Rehoboam is anointed as the next king. When Jeroboam and the people ask king Rehoboam for a mitigation of labor, he spurns their request. The people then rebel and kill one of his emissaries.
The people rebel: “King Rehoboam sent out Hadoram, who was in charge of the forced labor, but the Israelites pelted him to death with stones…” (v. 18)
III. Important Verses
vv. 1-4: Rehoboam went to Shechem, for all Israel had come to Shechem to acclaim him king. Jeroboam son of Nebat learned of it while he was in Egypt where he had fled from King Solomon, and Jeroboam returned from Egypt. They sent for him; and Jeroboam and all Israel came and spoke to Rehoboam as follows: “Your father made our yoke heavy. Now lighten the harsh labor and the heavy yoke that your father laid on us, and we will serve you.”
vv. 13-14: The king answered them harshly; thus King Rehoboam ignored the elders’ counsel. He spoke to them in accordance with the counsel of the young men, and said, “I will make your yoke heavy, and I will add to it; my father flogged you with whips, but I [will do so] with scorpions.”
v. 16: When all Israel [saw] that the king had not listened to them, the people answered the king: “We have no portion in David, No share in Jesse’s son! To your tents, O Israel! Now look to your own house, O David.” So all Israel returned to their homes.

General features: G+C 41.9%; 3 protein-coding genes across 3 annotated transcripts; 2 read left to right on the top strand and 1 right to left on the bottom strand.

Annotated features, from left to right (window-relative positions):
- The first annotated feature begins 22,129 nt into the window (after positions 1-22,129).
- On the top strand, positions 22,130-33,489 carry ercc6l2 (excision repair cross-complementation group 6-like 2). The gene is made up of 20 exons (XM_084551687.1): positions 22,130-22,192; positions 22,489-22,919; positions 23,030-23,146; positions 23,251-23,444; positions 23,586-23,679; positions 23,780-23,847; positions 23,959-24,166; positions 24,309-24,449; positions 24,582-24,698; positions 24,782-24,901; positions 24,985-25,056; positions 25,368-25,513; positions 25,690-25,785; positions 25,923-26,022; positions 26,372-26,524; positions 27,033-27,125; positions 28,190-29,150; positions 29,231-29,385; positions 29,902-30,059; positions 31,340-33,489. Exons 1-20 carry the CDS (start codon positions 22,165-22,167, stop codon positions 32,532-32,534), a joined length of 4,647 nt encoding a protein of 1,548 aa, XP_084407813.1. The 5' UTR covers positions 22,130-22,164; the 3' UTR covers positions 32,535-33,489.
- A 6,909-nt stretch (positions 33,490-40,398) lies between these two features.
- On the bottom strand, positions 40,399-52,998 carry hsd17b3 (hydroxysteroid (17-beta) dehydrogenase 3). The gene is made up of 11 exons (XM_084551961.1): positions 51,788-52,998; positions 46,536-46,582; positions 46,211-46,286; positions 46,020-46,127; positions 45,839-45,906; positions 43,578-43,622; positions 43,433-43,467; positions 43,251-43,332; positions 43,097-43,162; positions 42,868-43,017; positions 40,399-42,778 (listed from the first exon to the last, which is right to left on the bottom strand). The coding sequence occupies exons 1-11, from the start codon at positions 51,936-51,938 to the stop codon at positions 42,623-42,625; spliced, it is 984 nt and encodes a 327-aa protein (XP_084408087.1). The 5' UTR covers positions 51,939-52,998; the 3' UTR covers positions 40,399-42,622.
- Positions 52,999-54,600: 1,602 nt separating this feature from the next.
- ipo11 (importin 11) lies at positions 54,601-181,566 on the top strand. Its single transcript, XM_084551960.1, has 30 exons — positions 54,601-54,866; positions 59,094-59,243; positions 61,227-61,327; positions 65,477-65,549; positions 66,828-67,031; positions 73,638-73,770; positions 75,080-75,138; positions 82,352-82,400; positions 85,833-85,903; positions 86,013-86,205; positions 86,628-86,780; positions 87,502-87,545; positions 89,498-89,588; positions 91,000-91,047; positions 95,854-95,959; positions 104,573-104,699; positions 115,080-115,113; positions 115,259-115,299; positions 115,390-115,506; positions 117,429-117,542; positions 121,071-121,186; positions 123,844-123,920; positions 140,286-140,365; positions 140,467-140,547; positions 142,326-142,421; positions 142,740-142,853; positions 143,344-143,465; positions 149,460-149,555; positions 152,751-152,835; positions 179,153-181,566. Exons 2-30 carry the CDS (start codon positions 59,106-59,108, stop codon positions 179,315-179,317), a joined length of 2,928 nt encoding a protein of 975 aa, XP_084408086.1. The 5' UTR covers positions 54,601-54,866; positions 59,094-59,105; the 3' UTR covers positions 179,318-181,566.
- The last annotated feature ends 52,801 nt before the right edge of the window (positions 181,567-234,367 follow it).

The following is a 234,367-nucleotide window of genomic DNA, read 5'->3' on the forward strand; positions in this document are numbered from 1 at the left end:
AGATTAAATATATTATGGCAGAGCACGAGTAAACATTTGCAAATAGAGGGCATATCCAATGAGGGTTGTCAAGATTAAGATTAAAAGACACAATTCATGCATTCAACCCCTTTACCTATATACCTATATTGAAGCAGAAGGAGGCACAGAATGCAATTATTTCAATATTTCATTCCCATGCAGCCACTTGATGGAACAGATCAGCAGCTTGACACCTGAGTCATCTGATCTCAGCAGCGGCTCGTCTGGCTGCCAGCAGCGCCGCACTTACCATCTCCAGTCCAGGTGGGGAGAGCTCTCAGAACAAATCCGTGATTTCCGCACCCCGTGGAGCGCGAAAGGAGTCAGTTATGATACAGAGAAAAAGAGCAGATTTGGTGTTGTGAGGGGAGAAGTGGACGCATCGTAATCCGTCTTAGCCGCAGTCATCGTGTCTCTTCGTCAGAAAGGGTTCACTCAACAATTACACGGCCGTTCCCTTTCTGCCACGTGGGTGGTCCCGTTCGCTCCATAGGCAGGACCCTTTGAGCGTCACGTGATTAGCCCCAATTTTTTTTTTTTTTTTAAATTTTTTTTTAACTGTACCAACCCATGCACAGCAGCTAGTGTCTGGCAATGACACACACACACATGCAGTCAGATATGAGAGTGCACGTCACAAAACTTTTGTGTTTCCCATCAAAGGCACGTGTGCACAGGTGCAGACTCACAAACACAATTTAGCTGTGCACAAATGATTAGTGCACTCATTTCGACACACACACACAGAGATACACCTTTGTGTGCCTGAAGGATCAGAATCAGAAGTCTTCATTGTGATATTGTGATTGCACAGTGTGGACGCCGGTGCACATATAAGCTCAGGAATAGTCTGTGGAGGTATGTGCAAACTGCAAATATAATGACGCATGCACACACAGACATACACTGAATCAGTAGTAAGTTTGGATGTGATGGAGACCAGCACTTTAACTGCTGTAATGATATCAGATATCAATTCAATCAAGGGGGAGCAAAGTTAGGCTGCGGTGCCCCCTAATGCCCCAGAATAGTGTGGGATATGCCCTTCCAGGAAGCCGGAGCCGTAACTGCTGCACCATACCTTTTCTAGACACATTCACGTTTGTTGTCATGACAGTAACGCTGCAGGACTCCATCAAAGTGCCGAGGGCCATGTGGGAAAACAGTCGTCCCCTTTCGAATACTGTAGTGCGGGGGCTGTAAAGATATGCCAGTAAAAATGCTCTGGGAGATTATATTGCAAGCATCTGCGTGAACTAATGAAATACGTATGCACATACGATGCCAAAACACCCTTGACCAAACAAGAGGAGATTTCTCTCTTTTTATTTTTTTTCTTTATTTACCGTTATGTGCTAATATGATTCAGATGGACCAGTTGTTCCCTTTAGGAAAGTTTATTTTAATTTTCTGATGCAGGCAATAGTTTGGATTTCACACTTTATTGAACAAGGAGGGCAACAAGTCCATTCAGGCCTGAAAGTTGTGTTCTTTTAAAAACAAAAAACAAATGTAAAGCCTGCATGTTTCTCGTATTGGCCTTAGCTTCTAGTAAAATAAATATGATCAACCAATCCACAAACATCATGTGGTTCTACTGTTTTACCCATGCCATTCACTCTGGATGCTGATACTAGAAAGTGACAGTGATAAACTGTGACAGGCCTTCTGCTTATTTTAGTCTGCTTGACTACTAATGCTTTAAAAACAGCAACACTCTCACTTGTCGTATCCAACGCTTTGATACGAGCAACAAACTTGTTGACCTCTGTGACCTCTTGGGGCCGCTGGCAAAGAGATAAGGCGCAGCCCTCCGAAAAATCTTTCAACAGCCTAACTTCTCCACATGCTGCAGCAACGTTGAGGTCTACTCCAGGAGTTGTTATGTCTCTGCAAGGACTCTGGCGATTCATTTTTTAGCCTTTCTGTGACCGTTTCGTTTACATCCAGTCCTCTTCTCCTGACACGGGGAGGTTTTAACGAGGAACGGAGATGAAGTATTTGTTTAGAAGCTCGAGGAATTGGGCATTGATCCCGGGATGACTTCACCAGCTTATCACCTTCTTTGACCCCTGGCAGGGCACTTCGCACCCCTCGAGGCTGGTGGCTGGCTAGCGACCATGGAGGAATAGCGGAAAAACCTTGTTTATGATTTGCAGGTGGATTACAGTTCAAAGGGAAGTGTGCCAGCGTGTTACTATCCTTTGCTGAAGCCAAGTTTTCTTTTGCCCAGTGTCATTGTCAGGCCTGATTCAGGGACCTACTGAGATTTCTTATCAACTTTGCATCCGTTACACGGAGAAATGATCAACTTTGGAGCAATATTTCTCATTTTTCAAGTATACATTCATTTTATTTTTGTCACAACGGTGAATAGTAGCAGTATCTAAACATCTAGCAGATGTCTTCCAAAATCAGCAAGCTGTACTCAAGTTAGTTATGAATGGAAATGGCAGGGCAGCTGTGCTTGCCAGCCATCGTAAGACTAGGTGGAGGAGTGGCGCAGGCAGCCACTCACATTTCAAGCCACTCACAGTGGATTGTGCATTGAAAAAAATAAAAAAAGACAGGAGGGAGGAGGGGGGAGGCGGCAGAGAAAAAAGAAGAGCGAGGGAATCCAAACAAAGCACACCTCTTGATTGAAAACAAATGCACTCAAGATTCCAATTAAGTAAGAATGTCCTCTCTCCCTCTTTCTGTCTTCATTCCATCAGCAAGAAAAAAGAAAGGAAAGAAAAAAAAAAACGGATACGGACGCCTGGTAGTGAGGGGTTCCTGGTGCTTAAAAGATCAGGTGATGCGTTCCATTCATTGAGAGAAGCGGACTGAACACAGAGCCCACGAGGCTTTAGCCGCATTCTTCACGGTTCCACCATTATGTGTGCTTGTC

vv. 18-19: King Rehoboam sent out Hadoram, who was in charge of the forced labor, but the Israelites pelted him to death with stones. Thereupon, King Rehoboam hurriedly mounted his chariot and fled to Jerusalem. Israel has been in revolt against the house of David to this day.
1. Rehoboam is anointed king
2-4. Jeroboam and the people demand a mitigation of labor
6-11. Rehoboam consults his advisers
12-17. The people reject Rehoboam’s harsh reply
Chapter 10 recounts how the Jeroboam and the Israelites rebel against king Rehoboam, and it is based on 1 Kgs 12:1–19. De Vries notes that this chapter is the turning point in the book of Chronicles. He writes: “This is the anticlimactic section of [the Chronicler’s] history… The section on ‘Solomon in his glory,’ following the account of his building and dedication of the temple, was the climax. Thematically speaking, that section defined, once and for all, how things ought to be in the perfect new Israel that [the Chronicler] hoped to see restored. But first the story of the Judahite kings, with their many failures and ultimate ruin of nation and temple, must be told. Its interest is less to inform than to exhort, so that the history of failure be not repeated.” (274)
VI. Works Used
(see “Commentaries” page)
De Vries, Simon J. “1 and 2 Chronicles,” The Forms of Old Testament Literature vol. 11 (Grand Rapids, Michigan: Wm. B. Eerdmans Publishing Co., 1989).
Dillard, Raymond B. “2 Chronicles” (Waco Texas: Word Books, 1988).
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